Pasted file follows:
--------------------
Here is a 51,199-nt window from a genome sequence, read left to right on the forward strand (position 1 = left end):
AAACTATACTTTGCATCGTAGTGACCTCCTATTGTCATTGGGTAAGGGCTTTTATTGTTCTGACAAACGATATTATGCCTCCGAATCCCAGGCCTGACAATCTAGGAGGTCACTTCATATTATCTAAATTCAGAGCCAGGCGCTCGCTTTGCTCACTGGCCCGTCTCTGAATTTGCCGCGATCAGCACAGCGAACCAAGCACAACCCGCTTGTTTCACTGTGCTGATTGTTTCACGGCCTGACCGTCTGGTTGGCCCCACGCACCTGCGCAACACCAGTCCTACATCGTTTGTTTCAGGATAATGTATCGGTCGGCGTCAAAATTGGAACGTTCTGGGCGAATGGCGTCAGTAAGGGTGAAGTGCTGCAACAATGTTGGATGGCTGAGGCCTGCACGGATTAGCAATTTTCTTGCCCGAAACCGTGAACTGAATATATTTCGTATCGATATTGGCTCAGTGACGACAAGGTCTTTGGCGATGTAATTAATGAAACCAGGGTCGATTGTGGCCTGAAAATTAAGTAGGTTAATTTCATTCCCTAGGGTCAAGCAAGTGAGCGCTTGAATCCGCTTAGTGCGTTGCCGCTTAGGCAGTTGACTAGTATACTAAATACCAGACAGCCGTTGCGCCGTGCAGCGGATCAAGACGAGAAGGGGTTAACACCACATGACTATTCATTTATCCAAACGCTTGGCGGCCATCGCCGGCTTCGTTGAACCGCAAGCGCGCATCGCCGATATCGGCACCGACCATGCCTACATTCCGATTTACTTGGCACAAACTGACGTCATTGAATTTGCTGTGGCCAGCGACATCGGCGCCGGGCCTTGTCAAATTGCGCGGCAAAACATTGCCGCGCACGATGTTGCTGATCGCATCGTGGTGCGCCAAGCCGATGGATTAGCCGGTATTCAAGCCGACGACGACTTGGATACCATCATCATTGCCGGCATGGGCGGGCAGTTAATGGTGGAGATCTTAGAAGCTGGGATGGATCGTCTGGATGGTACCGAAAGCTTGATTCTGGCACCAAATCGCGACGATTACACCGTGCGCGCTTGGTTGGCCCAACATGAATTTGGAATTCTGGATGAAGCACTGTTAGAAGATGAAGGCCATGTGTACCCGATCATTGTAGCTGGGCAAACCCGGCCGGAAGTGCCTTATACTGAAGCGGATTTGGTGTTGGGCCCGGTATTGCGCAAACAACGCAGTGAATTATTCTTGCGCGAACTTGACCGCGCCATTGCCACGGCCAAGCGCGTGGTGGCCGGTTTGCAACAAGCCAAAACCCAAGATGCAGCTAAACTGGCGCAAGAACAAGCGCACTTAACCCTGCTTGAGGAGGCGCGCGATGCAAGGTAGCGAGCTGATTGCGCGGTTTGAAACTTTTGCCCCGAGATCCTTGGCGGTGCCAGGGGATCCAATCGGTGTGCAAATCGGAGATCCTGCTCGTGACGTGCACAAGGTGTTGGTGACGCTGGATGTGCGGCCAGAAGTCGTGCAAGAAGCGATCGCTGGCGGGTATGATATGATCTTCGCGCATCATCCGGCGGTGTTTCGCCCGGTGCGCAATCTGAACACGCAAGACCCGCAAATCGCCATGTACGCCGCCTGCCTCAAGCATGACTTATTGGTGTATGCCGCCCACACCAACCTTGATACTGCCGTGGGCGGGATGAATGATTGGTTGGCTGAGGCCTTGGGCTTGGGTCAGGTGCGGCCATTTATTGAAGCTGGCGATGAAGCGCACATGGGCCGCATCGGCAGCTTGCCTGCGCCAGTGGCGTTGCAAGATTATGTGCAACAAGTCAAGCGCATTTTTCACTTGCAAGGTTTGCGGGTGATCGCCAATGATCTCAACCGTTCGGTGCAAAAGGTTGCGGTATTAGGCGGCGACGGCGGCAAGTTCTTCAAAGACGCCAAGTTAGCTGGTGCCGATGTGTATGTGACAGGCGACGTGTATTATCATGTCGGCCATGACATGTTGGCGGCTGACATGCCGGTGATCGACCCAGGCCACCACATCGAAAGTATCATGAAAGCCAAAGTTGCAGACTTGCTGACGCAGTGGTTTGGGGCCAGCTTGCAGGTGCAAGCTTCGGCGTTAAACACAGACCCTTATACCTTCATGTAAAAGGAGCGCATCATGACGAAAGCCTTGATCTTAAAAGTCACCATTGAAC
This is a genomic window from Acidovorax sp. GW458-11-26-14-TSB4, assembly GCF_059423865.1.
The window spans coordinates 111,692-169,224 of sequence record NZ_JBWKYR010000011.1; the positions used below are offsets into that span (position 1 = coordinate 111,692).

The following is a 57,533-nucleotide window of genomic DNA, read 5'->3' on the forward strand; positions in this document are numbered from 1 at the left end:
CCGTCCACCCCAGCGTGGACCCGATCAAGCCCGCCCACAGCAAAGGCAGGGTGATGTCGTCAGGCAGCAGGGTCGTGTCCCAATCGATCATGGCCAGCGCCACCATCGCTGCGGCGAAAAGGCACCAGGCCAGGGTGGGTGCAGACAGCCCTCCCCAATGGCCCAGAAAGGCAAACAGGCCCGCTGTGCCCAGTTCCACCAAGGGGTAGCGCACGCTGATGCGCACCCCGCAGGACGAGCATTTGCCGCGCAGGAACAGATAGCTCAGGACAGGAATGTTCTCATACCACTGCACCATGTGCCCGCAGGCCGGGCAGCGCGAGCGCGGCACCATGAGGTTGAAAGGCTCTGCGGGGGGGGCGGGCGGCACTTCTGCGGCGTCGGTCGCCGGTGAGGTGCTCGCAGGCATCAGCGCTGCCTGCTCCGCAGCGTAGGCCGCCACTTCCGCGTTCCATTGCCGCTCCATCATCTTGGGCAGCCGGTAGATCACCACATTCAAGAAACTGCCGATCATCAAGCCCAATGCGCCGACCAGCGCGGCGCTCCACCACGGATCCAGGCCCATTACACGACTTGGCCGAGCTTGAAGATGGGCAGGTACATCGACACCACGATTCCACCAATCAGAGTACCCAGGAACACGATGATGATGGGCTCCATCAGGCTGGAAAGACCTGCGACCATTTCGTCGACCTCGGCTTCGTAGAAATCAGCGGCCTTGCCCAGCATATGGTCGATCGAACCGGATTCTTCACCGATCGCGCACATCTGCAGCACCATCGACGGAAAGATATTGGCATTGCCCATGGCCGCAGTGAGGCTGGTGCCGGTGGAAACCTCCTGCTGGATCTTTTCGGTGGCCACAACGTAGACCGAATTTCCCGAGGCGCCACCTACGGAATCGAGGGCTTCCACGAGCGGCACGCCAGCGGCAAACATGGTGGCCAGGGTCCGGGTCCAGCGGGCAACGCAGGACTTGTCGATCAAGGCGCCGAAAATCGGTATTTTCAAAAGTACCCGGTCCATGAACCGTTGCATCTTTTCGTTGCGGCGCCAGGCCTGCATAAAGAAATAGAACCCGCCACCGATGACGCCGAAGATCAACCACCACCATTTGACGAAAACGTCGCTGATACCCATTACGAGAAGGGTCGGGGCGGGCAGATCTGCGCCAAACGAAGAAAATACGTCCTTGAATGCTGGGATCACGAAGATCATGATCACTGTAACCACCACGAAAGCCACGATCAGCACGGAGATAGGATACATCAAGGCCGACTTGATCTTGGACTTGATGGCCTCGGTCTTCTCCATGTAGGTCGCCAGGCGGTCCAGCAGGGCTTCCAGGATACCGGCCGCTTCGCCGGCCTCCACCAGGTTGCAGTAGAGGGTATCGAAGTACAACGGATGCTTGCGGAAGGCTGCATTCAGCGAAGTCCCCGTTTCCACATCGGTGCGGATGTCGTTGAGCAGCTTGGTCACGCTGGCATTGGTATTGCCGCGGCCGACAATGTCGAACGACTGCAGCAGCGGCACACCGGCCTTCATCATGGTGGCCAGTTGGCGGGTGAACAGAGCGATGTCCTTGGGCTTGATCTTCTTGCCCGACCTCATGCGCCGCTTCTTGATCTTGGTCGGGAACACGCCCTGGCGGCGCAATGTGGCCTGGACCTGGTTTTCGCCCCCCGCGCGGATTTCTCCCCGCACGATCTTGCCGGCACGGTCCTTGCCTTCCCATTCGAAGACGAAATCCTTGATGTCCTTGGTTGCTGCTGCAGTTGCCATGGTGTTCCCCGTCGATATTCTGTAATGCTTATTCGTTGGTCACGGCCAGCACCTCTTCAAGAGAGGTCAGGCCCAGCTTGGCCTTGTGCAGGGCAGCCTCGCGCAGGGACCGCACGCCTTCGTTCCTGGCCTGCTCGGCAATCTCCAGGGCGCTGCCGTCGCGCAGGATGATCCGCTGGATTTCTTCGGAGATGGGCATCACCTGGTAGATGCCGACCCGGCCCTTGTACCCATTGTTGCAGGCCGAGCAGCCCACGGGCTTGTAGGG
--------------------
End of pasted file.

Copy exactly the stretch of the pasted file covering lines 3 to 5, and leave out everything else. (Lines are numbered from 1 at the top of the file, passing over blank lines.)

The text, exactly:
This is a genomic window from Acidovorax sp. GW458-11-26-14-TSB4, assembly GCF_059423865.1.
The window spans coordinates 111,692-169,224 of sequence record NZ_JBWKYR010000011.1; the positions used below are offsets into that span (position 1 = coordinate 111,692).

The following is a 57,533-nucleotide window of genomic DNA, read 5'->3' on the forward strand; positions in this document are numbered from 1 at the left end: